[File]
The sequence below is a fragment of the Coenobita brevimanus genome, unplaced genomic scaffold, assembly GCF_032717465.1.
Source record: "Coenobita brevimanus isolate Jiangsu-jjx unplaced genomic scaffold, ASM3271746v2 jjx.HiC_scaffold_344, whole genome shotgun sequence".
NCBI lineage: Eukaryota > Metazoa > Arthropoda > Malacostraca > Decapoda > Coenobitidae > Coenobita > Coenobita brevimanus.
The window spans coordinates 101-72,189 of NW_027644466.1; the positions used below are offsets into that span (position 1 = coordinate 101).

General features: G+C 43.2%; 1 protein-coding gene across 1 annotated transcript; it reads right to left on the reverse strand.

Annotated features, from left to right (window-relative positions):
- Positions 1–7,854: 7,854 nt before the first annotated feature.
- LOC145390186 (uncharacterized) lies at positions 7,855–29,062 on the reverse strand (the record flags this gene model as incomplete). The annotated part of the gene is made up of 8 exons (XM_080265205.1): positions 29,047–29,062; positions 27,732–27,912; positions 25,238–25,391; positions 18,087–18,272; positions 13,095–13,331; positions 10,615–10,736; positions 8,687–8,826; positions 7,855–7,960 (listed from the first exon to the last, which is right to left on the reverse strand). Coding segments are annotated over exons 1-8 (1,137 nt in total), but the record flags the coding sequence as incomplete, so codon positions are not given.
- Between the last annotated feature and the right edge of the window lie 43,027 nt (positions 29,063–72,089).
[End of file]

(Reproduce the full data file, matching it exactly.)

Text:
The sequence below is a fragment of the Coenobita brevimanus genome, unplaced genomic scaffold, assembly GCF_032717465.1.
Source record: "Coenobita brevimanus isolate Jiangsu-jjx unplaced genomic scaffold, ASM3271746v2 jjx.HiC_scaffold_344, whole genome shotgun sequence".
NCBI lineage: Eukaryota > Metazoa > Arthropoda > Malacostraca > Decapoda > Coenobitidae > Coenobita > Coenobita brevimanus.
The window spans coordinates 101-72,189 of NW_027644466.1; the positions used below are offsets into that span (position 1 = coordinate 101).

General features: G+C 43.2%; 1 protein-coding gene across 1 annotated transcript; it reads right to left on the reverse strand.

Annotated features, from left to right (window-relative positions):
- Positions 1–7,854: 7,854 nt before the first annotated feature.
- LOC145390186 (uncharacterized) lies at positions 7,855–29,062 on the reverse strand (the record flags this gene model as incomplete). The annotated part of the gene is made up of 8 exons (XM_080265205.1): positions 29,047–29,062; positions 27,732–27,912; positions 25,238–25,391; positions 18,087–18,272; positions 13,095–13,331; positions 10,615–10,736; positions 8,687–8,826; positions 7,855–7,960 (listed from the first exon to the last, which is right to left on the reverse strand). Coding segments are annotated over exons 1-8 (1,137 nt in total), but the record flags the coding sequence as incomplete, so codon positions are not given.
- Between the last annotated feature and the right edge of the window lie 43,027 nt (positions 29,063–72,089).